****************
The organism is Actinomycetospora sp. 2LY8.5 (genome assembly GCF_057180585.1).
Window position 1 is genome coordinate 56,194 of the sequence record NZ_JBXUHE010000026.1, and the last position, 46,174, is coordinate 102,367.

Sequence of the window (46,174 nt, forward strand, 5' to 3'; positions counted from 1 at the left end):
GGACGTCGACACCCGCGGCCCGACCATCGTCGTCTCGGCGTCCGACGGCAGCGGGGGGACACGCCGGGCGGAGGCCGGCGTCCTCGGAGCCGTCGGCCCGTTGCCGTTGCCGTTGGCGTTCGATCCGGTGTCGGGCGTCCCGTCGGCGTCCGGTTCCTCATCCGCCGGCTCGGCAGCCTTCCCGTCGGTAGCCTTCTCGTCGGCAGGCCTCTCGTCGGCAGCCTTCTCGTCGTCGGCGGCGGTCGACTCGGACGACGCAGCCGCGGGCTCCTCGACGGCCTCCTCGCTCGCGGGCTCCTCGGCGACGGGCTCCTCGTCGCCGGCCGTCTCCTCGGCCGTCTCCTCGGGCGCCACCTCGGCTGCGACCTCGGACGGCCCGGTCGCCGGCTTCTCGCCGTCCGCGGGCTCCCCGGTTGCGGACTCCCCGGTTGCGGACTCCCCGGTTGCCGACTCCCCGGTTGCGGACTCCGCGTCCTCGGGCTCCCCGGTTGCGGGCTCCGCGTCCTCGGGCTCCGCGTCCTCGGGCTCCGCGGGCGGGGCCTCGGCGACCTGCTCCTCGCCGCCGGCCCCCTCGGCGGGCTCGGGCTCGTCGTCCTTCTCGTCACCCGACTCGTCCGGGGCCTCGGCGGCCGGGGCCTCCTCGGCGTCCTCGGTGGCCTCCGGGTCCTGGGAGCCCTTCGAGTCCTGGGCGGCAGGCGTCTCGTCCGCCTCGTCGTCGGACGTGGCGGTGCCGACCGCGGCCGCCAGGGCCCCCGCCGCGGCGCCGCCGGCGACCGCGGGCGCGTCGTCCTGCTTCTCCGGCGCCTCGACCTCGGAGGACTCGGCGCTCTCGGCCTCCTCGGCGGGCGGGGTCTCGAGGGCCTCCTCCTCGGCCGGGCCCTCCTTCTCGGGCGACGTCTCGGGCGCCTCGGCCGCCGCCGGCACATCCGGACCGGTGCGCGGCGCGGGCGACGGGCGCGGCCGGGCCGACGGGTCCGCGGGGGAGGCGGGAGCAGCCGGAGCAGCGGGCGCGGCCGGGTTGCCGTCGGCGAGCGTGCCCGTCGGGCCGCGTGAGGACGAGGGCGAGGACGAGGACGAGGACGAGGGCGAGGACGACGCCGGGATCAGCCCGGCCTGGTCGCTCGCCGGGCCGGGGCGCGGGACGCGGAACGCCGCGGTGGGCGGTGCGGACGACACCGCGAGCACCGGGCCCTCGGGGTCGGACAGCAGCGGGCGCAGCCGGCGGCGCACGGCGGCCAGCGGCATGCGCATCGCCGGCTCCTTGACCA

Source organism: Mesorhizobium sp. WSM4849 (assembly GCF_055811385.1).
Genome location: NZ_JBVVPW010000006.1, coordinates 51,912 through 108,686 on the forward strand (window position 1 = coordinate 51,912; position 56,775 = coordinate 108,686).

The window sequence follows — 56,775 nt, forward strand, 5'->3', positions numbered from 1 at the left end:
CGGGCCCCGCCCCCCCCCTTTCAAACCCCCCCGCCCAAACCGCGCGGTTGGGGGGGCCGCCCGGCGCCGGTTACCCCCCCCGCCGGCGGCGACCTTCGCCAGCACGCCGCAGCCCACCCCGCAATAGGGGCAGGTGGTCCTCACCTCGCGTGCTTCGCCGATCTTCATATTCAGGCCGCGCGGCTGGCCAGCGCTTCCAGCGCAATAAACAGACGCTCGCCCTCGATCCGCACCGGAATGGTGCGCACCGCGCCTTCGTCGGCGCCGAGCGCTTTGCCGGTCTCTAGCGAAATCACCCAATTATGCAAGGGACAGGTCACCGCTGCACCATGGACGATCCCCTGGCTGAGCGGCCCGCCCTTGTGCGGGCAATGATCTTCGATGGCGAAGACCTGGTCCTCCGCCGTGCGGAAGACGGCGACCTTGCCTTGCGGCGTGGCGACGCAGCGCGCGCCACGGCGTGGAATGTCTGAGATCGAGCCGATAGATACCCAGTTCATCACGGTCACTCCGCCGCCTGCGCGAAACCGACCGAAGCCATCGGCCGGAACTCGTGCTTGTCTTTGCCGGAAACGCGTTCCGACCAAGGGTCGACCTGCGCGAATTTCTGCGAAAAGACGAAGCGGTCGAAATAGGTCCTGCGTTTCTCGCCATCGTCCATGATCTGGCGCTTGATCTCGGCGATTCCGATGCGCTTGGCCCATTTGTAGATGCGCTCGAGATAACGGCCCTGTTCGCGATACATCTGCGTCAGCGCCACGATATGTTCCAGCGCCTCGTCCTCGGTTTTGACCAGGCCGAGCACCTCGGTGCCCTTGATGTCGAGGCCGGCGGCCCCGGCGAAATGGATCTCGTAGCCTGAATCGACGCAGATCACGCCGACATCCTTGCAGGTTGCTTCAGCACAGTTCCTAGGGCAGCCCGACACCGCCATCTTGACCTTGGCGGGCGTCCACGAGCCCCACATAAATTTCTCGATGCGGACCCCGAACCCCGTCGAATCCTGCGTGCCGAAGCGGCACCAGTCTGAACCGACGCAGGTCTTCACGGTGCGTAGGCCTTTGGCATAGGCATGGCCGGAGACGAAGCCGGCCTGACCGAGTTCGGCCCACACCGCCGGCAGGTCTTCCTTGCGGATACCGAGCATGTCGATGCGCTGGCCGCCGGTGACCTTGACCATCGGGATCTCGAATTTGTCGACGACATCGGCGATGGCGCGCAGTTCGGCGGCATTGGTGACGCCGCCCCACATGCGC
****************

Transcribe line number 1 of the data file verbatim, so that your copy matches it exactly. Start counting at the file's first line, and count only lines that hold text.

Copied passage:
The organism is Actinomycetospora sp. 2LY8.5 (genome assembly GCF_057180585.1).